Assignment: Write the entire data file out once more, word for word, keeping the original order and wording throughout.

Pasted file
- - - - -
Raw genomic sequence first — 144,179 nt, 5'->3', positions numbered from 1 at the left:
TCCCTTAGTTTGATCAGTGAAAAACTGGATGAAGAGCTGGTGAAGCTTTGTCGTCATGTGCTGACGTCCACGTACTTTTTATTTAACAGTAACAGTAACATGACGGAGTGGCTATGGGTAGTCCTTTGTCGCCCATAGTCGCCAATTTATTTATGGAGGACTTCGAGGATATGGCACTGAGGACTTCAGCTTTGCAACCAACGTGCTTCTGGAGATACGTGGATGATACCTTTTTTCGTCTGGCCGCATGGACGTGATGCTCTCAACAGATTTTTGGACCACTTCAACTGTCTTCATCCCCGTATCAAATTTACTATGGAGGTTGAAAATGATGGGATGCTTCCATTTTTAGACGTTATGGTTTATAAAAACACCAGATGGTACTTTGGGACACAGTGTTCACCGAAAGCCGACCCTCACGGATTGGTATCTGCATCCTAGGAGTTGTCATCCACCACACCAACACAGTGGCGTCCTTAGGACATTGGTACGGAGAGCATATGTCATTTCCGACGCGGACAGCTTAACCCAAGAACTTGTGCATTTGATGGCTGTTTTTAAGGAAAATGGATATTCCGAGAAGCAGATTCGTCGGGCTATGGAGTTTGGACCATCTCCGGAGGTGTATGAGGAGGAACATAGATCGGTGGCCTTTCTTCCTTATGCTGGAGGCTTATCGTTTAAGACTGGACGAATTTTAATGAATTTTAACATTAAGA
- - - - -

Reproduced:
Raw genomic sequence first — 144,179 nt, 5'->3', positions numbered from 1 at the left:
TCCCTTAGTTTGATCAGTGAAAAACTGGATGAAGAGCTGGTGAAGCTTTGTCGTCATGTGCTGACGTCCACGTACTTTTTATTTAACAGTAACAGTAACATGACGGAGTGGCTATGGGTAGTCCTTTGTCGCCCATAGTCGCCAATTTATTTATGGAGGACTTCGAGGATATGGCACTGAGGACTTCAGCTTTGCAACCAACGTGCTTCTGGAGATACGTGGATGATACCTTTTTTCGTCTGGCCGCATGGACGTGATGCTCTCAACAGATTTTTGGACCACTTCAACTGTCTTCATCCCCGTATCAAATTTACTATGGAGGTTGAAAATGATGGGATGCTTCCATTTTTAGACGTTATGGTTTATAAAAACACCAGATGGTACTTTGGGACACAGTGTTCACCGAAAGCCGACCCTCACGGATTGGTATCTGCATCCTAGGAGTTGTCATCCACCACACCAACACAGTGGCGTCCTTAGGACATTGGTACGGAGAGCATATGTCATTTCCGACGCGGACAGCTTAACCCAAGAACTTGTGCATTTGATGGCTGTTTTTAAGGAAAATGGATATTCCGAGAAGCAGATTCGTCGGGCTATGGAGTTTGGACCATCTCCGGAGGTGTATGAGGAGGAACATAGATCGGTGGCCTTTCTTCCTTATGCTGGAGGCTTATCGTTTAAGACTGGACGAATTTTAATGAATTTTAACATTAAGA